"Since its foundation, Mr. Speaker, the United States has been built on the back of immigrants across the world," Labour Party MP Edward Miliband said at the beginning of the emergency session.
"I learned, Mr. Speaker, that this great nation had put in place measures that would prevent mine and my family's ability to travel, study and feel welcome there," Conservative MP Nadhim Zahawi said. Zahawi was born in Iraq but is a British citizen. His sons attend universities in the United States.
The motion was this: "That this house has considered the matter of the need for repeal of President Trump's discriminatory, divisive and counterproductive ban on entry to the United States for people from seven predominantly Muslim countries and the indefinite ban placed on Syrian refugees."
The vote came after members of opposing parties joined together to hold an emergency debate on Trump's executive order.
The order Trump signed Friday bars people from seven Muslim-majority countries from entering the United States. It suspends refugee admissions for 120 days, with an indefinite suspension on Syrian refugees.
The emergency debate was the second time members of the House of Commons discussed the order.
Earlier on Monday, U.K. Secretary of State Boris Johnson addressed the new U.S. policies and how they'll affect U.K. passport holders.
"This is not our policy — nor is it a measure that this government would consider," Johnson said in his opening address.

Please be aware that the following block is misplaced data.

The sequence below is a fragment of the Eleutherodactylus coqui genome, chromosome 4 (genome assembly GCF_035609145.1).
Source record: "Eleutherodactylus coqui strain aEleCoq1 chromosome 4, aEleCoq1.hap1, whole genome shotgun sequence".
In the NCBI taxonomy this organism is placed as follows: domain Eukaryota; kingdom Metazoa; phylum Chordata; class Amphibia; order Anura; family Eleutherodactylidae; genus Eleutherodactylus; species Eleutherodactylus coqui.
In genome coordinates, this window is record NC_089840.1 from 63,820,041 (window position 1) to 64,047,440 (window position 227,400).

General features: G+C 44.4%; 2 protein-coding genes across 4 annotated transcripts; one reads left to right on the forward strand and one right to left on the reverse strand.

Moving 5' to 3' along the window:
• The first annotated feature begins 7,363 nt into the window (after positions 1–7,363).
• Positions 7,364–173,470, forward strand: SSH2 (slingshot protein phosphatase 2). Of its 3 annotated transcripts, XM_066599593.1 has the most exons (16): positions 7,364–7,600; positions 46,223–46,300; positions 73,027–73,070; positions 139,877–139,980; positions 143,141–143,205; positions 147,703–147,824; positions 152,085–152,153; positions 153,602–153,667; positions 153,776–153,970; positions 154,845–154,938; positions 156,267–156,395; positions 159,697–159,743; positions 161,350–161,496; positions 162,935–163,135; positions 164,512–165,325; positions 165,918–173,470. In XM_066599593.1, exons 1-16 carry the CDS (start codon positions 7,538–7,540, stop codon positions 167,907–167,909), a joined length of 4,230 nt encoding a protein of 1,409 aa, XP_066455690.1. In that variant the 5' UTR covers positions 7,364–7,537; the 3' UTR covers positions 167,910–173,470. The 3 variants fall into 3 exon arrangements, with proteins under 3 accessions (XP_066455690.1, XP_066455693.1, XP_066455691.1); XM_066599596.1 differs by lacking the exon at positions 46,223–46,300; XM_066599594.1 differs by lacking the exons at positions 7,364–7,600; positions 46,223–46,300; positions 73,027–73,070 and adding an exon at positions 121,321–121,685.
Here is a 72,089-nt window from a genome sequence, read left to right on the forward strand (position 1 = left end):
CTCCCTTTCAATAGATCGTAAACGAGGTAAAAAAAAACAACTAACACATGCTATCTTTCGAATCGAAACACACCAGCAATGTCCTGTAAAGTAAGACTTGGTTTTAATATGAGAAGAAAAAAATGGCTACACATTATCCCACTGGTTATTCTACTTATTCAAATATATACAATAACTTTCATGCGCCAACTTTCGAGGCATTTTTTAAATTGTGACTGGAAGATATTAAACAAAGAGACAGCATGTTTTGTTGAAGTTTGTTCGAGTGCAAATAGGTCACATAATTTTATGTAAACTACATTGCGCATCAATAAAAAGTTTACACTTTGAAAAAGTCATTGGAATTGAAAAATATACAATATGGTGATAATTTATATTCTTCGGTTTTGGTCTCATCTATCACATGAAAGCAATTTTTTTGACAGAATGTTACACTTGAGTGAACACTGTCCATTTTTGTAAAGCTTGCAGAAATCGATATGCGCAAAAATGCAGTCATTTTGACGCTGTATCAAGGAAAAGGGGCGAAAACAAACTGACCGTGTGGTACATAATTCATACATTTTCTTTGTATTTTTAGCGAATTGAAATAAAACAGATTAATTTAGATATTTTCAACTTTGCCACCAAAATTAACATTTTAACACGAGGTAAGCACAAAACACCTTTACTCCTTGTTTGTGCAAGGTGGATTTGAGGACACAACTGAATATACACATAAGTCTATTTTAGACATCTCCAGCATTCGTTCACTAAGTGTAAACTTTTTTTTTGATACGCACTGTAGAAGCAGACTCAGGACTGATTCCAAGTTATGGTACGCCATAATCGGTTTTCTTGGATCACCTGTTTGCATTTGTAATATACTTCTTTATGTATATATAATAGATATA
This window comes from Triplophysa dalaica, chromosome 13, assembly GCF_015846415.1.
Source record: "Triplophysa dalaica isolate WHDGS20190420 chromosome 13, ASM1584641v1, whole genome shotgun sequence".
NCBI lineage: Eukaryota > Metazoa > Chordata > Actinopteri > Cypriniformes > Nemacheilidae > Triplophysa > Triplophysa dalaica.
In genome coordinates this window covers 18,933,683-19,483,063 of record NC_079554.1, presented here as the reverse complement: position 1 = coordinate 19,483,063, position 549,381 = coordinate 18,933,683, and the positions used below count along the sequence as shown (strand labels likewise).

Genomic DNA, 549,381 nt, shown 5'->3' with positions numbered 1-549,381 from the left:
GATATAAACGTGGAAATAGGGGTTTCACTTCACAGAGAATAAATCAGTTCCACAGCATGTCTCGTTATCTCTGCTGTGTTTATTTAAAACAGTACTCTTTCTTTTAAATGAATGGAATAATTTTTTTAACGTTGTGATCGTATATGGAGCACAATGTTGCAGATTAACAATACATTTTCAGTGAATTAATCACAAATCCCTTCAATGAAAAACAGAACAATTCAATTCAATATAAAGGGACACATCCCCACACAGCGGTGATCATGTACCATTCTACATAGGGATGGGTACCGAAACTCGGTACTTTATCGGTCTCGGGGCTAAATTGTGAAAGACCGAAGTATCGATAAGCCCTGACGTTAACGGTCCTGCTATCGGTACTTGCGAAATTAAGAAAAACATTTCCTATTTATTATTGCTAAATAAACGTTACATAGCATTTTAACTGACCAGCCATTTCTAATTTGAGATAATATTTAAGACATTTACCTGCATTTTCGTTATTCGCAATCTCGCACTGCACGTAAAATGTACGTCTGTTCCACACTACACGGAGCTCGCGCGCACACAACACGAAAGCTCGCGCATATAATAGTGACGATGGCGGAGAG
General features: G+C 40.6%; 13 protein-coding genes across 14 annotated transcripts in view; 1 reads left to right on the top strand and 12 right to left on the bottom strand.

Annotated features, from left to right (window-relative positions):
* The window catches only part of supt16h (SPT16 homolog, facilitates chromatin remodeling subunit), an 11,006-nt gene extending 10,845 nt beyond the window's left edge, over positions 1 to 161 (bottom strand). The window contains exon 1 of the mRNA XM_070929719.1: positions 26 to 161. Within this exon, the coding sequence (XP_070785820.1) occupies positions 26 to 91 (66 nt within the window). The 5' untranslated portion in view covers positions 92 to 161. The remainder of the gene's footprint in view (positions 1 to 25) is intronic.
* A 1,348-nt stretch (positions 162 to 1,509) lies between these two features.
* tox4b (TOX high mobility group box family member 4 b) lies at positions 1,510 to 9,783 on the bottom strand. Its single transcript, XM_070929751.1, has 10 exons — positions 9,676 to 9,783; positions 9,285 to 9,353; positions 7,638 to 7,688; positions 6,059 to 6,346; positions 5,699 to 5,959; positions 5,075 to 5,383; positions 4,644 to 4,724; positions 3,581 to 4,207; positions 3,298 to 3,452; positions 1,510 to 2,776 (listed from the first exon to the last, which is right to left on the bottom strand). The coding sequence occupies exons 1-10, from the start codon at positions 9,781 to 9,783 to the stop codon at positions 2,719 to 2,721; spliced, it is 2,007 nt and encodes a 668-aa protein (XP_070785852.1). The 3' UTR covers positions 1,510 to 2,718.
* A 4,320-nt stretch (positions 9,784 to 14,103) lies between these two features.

"Will the foreign secretary for a moment try to recall, along with me, what it was like as I hid under the stairs when two fascist dictators, Mussolini and Hitler, were raining bombs on towns and cities in Britain? Now, this government are hand in hand with another fascist: Trump," Labour Party MP Dennis Skinner said.
A petition on Parliament's website calls for Trump not to have an official state visit. It has received more than one million signatures, most of which were added over the weekend.
The petition doesn't call for Trump to be barred from entering the U.K. Rather, it says, "He should not be invited to make an official State Visit because it would cause embarrassment to Her Majesty the Queen."
According to CNN, a British lawyer created the petition two months ago, and it had only received a few hundred signatures. But once Trump signed the executive order Friday, word of the petition spread.
The government is required to respond to any parliamentary petition that receives over 10,000 signatures. Parliament also considers any petition for debate that gets over 100,000 signatures.
But the BBC, citing unnamed officials, said Prime Minister Theresa May won't withdraw her invitation to Trump for an official state visit.